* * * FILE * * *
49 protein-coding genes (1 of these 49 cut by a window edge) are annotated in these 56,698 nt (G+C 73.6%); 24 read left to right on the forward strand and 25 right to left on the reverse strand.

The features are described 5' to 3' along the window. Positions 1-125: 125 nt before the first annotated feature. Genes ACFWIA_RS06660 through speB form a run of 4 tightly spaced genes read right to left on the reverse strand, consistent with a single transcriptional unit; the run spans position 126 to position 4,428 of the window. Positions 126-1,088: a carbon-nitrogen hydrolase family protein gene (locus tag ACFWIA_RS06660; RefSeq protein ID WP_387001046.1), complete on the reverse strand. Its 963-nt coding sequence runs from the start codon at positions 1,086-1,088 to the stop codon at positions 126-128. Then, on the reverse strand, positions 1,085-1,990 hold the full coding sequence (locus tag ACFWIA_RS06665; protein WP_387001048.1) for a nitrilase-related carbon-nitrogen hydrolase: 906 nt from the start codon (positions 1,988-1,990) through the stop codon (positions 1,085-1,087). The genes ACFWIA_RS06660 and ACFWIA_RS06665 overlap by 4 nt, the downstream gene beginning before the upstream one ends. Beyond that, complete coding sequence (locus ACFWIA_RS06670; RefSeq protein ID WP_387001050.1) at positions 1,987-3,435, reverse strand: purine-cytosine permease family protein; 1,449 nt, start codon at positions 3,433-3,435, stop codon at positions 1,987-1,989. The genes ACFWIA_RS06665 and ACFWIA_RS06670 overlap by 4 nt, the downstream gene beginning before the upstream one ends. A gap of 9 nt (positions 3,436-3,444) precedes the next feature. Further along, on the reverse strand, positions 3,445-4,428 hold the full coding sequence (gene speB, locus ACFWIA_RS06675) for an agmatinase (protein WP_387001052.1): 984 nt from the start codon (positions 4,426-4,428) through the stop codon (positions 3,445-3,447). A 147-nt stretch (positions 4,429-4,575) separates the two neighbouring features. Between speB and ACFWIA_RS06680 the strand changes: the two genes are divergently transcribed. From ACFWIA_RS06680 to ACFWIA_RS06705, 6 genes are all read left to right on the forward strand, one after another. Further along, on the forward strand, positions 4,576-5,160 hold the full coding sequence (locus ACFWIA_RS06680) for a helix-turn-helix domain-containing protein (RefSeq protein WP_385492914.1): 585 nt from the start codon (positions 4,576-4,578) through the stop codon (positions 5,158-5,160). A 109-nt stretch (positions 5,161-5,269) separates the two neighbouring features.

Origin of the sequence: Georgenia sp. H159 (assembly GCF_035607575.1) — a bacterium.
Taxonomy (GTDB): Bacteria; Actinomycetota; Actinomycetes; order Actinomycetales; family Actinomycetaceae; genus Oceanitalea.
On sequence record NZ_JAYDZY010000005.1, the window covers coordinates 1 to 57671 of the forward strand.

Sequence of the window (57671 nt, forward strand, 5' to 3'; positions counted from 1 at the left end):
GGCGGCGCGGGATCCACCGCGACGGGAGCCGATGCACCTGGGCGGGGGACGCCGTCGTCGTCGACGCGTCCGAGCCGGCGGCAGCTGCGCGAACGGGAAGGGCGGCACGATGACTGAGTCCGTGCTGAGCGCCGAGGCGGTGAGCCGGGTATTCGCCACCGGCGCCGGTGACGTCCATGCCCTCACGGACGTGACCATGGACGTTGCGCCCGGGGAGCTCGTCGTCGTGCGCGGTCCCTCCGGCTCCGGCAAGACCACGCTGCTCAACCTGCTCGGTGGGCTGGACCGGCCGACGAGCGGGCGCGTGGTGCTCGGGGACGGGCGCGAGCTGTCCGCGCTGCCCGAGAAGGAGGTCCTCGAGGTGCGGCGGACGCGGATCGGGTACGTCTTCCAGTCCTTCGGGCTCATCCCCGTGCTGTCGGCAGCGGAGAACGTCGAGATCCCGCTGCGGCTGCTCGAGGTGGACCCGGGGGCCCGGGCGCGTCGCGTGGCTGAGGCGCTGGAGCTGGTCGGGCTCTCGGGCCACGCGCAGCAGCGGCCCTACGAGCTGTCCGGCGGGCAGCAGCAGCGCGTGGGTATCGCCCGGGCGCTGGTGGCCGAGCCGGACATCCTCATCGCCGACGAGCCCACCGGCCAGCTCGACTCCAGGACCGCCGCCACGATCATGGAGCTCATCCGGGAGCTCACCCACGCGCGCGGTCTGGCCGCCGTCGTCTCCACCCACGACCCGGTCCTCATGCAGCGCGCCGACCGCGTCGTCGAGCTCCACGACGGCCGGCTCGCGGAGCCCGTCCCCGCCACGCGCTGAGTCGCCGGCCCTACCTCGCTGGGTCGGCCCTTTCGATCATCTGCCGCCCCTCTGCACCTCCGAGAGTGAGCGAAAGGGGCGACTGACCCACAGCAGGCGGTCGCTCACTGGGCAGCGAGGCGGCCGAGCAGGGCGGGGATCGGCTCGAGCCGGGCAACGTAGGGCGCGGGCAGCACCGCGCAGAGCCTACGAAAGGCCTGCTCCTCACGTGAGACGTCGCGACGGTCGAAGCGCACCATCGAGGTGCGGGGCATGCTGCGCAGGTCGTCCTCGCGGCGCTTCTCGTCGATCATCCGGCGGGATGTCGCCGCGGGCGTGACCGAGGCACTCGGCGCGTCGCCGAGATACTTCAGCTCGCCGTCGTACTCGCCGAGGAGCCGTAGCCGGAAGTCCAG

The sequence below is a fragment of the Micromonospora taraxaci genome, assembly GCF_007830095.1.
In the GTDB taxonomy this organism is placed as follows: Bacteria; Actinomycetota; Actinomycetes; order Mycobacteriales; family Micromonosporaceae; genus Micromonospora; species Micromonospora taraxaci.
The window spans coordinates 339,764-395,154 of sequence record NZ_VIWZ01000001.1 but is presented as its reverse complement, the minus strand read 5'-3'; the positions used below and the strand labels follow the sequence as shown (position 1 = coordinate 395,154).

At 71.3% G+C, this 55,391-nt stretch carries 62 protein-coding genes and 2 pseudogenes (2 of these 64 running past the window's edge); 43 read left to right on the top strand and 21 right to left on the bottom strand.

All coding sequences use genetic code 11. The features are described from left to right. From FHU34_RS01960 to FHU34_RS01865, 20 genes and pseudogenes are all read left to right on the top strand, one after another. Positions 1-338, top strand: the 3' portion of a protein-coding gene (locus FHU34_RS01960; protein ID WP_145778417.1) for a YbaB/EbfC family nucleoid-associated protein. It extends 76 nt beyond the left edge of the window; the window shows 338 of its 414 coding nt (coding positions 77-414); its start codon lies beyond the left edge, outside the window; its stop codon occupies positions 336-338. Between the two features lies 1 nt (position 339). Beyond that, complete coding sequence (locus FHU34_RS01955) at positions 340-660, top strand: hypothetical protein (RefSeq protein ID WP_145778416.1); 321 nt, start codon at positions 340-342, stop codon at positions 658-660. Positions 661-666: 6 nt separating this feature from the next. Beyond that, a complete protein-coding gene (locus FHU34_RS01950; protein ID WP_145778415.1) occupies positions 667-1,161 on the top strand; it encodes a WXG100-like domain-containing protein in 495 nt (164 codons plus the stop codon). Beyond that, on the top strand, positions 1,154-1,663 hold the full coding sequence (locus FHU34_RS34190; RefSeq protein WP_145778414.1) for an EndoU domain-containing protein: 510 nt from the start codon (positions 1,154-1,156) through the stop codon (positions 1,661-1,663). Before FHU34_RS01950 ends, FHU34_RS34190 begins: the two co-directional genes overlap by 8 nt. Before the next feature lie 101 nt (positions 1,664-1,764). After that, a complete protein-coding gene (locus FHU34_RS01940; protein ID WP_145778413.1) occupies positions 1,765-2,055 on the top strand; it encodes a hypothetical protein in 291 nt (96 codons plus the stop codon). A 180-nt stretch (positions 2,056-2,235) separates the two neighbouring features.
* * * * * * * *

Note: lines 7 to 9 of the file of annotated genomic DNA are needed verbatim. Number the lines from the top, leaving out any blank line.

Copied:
GGCGGCGCGGGATCCACCGCGACGGGAGCCGATGCACCTGGGCGGGGGACGCCGTCGTCGTCGACGCGTCCGAGCCGGCGGCAGCTGCGCGAACGGGAAGGGCGGCACGATGACTGAGTCCGTGCTGAGCGCCGAGGCGGTGAGCCGGGTATTCGCCACCGGCGCCGGTGACGTCCATGCCCTCACGGACGTGACCATGGACGTTGCGCCCGGGGAGCTCGTCGTCGTGCGCGGTCCCTCCGGCTCCGGCAAGACCACGCTGCTCAACCTGCTCGGTGGGCTGGACCGGCCGACGAGCGGGCGCGTGGTGCTCGGGGACGGGCGCGAGCTGTCCGCGCTGCCCGAGAAGGAGGTCCTCGAGGTGCGGCGGACGCGGATCGGGTACGTCTTCCAGTCCTTCGGGCTCATCCCCGTGCTGTCGGCAGCGGAGAACGTCGAGATCCCGCTGCGGCTGCTCGAGGTGGACCCGGGGGCCCGGGCGCGTCGCGTGGCTGAGGCGCTGGAGCTGGTCGGGCTCTCGGGCCACGCGCAGCAGCGGCCCTACGAGCTGTCCGGCGGGCAGCAGCAGCGCGTGGGTATCGCCCGGGCGCTGGTGGCCGAGCCGGACATCCTCATCGCCGACGAGCCCACCGGCCAGCTCGACTCCAGGACCGCCGCCACGATCATGGAGCTCATCCGGGAGCTCACCCACGCGCGCGGTCTGGCCGCCGTCGTCTCCACCCACGACCCGGTCCTCATGCAGCGCGCCGACCGCGTCGTCGAGCTCCACGACGGCCGGCTCGCGGAGCCCGTCCCCGCCACGCGCTGAGTCGCCGGCCCTACCTCGCTGGGTCGGCCCTTTCGATCATCTGCCGCCCCTCTGCACCTCCGAGAGTGAGCGAAAGGGGCGACTGACCCACAGCAGGCGGTCGCTCACTGGGCAGCGAGGCGGCCGAGCAGGGCGGGGATCGGCTCGAGCCGGGCAACGTAGGGCGCGGGCAGCACCGCGCAGAGCCTACGAAAGGCCTGCTCCTCACGTGAGACGTCGCGACGGTCGAAGCGCACCATCGAGGTGCGGGGCATGCTGCGCAGGTCGTCCTCGCGGCGCTTCTCGTCGATCATCCGGCGGGATGTCGCCGCGGGCGTGACCGAGGCACTCGGCGCGTCGCCGAGATACTTCAGCTCGCCGTCGTACTCGCCGAGGAGCCGTAGCCGGAAGTCCAG

The sequence below is a fragment of the Micromonospora taraxaci genome, assembly GCF_007830095.1.
In the GTDB taxonomy this organism is placed as follows: Bacteria; Actinomycetota; Actinomycetes; order Mycobacteriales; family Micromonosporaceae; genus Micromonospora; species Micromonospora taraxaci.